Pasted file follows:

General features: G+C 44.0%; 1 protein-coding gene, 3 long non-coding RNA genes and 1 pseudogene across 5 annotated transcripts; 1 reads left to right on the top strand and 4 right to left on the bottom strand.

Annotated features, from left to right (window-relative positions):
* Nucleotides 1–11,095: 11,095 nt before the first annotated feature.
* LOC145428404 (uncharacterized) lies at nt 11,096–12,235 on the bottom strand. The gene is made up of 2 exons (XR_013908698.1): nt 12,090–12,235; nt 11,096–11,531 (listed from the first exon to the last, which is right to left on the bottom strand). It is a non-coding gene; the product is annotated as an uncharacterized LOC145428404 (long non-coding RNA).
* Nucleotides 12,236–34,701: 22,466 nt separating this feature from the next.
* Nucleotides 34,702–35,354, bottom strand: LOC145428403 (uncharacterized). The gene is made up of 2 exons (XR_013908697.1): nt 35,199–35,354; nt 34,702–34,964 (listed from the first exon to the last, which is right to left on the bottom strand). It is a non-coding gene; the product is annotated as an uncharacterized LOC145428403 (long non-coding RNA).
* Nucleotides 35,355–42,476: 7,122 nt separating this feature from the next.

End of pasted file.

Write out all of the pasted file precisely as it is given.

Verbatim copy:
General features: G+C 44.0%; 1 protein-coding gene, 3 long non-coding RNA genes and 1 pseudogene across 5 annotated transcripts; 1 reads left to right on the top strand and 4 right to left on the bottom strand.

Annotated features, from left to right (window-relative positions):
* Nucleotides 1–11,095: 11,095 nt before the first annotated feature.
* LOC145428404 (uncharacterized) lies at nt 11,096–12,235 on the bottom strand. The gene is made up of 2 exons (XR_013908698.1): nt 12,090–12,235; nt 11,096–11,531 (listed from the first exon to the last, which is right to left on the bottom strand). It is a non-coding gene; the product is annotated as an uncharacterized LOC145428404 (long non-coding RNA).
* Nucleotides 12,236–34,701: 22,466 nt separating this feature from the next.
* Nucleotides 34,702–35,354, bottom strand: LOC145428403 (uncharacterized). The gene is made up of 2 exons (XR_013908697.1): nt 35,199–35,354; nt 34,702–34,964 (listed from the first exon to the last, which is right to left on the bottom strand). It is a non-coding gene; the product is annotated as an uncharacterized LOC145428403 (long non-coding RNA).
* Nucleotides 35,355–42,476: 7,122 nt separating this feature from the next.